OU launches program for Jewish people with special needs

The program, REACH, will provide resources tailored to the individual needs of members of the New York Jewish community with developmental, intellectual and learning disabilities and their families.

Calls to a mental health hotline in Israel doubled during the recent crisis, with many callers expressing anxiety about conditions within Israel. (photo credit: GETTY IMAGES/JTA)
Calls to a mental health hotline in Israel doubled during the recent crisis, with many callers expressing anxiety about conditions within Israel.
(photo credit: GETTY IMAGES/JTA)

The Orthodox Union's (OU) organization for Jewish people with disabilities, Yachad, announced the launch of REACH, a referral service for people with disabilities and their families. The program aims to provide resources and support to members of the Jewish community in New York and hopes to eventually serve people across the United States.

REACH will provide resources tailored to the individual needs of people with developmental, intellectual and learning disabilities and their families, including government programs, recreational activities, therapy, special education and legal services.

“Our community has long been in need of an extensive referral network for individuals with disabilities and their families. The efforts of the Yachad team will represent a significant and invaluable contribution in addressing that need,” the president of OU, Moishe Bane, said.

Once a week, Yachad kids participate in English-language basketball training as part of a joint program with Hapoel Jerusalem. (credit: OU ISRAEL)Once a week, Yachad kids participate in English-language basketball training as part of a joint program with Hapoel Jerusalem. (credit: OU ISRAEL)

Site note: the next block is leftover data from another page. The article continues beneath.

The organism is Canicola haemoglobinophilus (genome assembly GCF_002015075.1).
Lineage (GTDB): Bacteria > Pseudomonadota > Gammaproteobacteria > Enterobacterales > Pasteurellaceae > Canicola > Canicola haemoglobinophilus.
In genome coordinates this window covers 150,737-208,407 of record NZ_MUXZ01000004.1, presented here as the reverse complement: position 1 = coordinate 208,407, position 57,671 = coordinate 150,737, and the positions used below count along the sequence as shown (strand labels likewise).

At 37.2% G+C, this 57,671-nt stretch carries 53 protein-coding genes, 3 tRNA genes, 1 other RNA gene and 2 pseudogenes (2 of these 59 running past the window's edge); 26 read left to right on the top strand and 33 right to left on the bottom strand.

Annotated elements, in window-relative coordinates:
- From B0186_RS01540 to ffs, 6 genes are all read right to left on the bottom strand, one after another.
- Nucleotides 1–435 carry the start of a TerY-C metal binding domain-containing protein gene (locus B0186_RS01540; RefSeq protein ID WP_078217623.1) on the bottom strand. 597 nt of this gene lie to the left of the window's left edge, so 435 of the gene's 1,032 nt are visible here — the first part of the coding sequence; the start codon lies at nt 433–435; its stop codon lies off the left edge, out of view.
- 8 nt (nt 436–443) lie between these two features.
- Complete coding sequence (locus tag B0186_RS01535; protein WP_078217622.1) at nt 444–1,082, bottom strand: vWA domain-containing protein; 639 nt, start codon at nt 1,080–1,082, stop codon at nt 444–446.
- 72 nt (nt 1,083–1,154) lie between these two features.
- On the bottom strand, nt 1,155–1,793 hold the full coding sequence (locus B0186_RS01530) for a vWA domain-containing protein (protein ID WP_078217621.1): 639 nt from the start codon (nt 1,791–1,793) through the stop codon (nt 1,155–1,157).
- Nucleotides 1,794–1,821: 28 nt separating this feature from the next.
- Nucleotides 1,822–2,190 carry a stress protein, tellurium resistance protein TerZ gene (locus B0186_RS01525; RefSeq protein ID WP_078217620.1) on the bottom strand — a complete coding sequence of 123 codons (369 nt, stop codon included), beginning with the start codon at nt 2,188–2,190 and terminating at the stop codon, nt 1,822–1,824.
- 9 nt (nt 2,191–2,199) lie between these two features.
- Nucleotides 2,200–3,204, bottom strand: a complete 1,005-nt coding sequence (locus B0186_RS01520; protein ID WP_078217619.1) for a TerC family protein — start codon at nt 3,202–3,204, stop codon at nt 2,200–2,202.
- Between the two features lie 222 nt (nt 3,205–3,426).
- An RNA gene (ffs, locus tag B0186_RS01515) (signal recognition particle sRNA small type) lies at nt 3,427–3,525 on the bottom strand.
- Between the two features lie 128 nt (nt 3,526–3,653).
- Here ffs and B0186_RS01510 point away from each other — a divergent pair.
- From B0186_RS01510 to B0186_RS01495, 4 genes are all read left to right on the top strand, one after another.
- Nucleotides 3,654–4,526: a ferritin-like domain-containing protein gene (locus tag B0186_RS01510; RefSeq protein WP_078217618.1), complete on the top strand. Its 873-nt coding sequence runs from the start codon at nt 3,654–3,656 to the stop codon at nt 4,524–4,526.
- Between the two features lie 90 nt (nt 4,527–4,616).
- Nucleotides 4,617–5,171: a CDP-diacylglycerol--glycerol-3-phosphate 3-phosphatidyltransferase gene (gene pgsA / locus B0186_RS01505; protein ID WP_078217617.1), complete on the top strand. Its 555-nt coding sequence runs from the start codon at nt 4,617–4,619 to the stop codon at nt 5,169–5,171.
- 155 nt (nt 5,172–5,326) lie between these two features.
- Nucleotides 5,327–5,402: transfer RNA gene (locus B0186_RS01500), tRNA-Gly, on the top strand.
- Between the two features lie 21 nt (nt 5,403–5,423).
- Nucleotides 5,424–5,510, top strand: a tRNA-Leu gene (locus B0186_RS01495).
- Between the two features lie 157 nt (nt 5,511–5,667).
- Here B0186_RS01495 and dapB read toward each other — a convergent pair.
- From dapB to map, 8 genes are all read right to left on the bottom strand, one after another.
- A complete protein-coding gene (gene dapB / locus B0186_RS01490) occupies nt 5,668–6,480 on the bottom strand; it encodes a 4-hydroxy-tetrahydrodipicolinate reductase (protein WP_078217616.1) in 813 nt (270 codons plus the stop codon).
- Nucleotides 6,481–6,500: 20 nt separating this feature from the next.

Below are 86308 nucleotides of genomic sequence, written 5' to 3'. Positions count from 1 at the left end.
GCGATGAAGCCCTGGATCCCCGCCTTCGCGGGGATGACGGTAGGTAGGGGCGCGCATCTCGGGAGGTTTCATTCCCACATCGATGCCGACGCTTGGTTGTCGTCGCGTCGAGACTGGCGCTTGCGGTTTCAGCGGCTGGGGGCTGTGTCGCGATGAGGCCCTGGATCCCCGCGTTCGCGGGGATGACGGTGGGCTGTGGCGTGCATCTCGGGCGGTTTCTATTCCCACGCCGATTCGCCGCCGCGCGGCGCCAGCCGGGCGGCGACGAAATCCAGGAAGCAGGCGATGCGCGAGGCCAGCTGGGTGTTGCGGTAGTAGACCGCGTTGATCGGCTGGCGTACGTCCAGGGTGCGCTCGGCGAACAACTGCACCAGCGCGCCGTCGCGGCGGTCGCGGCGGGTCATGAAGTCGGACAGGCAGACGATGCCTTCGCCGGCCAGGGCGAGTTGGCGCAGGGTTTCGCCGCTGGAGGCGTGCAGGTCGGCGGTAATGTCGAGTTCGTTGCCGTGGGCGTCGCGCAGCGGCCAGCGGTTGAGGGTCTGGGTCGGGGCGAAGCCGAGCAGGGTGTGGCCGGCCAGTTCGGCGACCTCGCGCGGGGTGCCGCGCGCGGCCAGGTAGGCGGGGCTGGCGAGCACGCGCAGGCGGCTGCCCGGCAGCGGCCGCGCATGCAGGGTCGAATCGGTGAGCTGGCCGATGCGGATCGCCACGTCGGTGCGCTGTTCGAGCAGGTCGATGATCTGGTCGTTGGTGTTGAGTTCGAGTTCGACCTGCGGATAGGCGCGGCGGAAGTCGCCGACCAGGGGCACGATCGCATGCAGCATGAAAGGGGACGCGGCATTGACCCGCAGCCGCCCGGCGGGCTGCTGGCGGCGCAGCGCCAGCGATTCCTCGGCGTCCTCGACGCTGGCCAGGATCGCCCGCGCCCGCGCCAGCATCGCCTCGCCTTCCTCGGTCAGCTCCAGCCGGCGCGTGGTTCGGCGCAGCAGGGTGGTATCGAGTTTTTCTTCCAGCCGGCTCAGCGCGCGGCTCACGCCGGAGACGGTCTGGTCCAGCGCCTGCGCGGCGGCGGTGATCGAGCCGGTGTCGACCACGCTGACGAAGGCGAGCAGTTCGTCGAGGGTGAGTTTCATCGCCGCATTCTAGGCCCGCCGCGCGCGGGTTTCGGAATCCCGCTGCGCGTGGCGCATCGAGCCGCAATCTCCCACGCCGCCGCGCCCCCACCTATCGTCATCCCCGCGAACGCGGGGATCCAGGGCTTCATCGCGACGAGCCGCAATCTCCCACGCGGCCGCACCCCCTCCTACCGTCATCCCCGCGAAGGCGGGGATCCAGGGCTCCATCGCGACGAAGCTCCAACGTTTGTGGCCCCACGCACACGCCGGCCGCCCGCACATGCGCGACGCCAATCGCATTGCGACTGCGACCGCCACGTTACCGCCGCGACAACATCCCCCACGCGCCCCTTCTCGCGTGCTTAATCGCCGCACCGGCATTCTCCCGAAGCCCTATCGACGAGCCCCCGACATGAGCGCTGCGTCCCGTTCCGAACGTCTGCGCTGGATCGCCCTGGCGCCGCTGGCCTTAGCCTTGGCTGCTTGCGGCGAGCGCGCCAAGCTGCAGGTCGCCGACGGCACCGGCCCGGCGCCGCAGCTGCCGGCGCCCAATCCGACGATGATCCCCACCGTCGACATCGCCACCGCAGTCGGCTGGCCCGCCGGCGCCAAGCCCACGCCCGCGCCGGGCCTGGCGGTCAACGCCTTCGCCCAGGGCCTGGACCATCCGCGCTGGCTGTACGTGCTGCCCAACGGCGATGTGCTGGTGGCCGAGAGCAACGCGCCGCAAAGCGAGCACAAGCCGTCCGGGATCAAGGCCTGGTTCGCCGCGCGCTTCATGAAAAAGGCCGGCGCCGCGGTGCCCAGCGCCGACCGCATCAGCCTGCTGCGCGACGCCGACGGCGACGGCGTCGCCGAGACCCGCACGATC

REACH runs a phone-based database for community resources for people with disabilities. The hotline is operated by Yachad employees who enter information that the caller provides into the database and then contact the caller with suggestions for relevant resources based on the data.

“In the past, families of those with disabilities had to rely on reaching out to second-and third-degree connections only to learn that the referral wasn’t related to their immediate need. Our hope in creating one centralized system is to be able to give the most accurate referral based on the caller’s specific disabilities, needs, and circumstances,” said Avrohom Adler, Yachad's international director.

The REACH hotline is free to use and can be contacted by phone at 1-877-Reach-52 (732-2452).

Providers interested in adding their services to the database can email [email protected].